Few Wall Street
gurus or members of the financial press, if asked on December 11,
would have said that the news of Senate Republicans spurning Bush
and killing the automotive bailout would not be the next day’s top
headline. They would have been sadly mistaken.
broke on December 12 that Bernard Madoff, former chairman of the
NASDAQ stock market, was arrested for committing fraud. This was
not in the form of some minor chicanery, but a fifty-billion-dollar
scam. Lest the reader think that the word scam is too harsh, I will
put it in Madoff’s own words; he referred to his operation as "all
just one big lie" and "basically, a giant Ponzi scheme."
For those unfamiliar
with the nature of a Ponzi scheme, it relies on funds from new investors
to pay falsified, and abnormally high, returns to existing investors.
As Madoff demonstrated, as long as there is sufficient money coming
in, it can reach massive proportions and continue for years.
to lure billions of dollars away from huge charities, as well as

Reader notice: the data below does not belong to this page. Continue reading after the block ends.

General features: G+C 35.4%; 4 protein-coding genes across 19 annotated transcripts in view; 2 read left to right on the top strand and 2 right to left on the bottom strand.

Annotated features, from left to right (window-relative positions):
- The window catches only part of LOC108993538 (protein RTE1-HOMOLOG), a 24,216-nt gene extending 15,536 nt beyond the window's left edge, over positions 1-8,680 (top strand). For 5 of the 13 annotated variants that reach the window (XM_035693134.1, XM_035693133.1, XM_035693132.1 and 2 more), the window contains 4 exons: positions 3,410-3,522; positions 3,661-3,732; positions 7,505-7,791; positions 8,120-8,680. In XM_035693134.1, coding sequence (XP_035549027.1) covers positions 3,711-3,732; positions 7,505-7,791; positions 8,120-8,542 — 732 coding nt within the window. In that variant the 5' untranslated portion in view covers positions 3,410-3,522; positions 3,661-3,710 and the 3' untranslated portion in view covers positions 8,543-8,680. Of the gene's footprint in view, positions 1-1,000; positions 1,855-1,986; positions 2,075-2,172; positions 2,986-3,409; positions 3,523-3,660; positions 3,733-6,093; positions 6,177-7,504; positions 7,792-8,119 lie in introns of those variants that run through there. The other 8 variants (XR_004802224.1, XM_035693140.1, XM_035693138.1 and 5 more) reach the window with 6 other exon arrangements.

wealthy individuals in both the United States and Europe by getting
them to invest in his hedge fund. He did so by claiming extraordinary
returns (generally in the low double digits). His scheme eventually
reached a staggering $50 billion under "management." This
all came crashing down around him after market conditions led to
a considerable amount of redemptions (investors asked for their
are different from mutual funds in many respects. Most notably,
hedge funds are not burdened by the same government regulatory requirements
that mutual funds are. They also generally have much different compensation
structures and considerably higher barriers to entry for potential
investors. Due to hedge funds’ relative freedom from excessive government
intervention and regulatory burden, they are often able to generate
higher returns than the average mutual fund; indeed, most mutual
funds underperform compared to the S&P 500 benchmark.
Armstrong [send him mail]
is a student at Auburn University majoring in accounting and minoring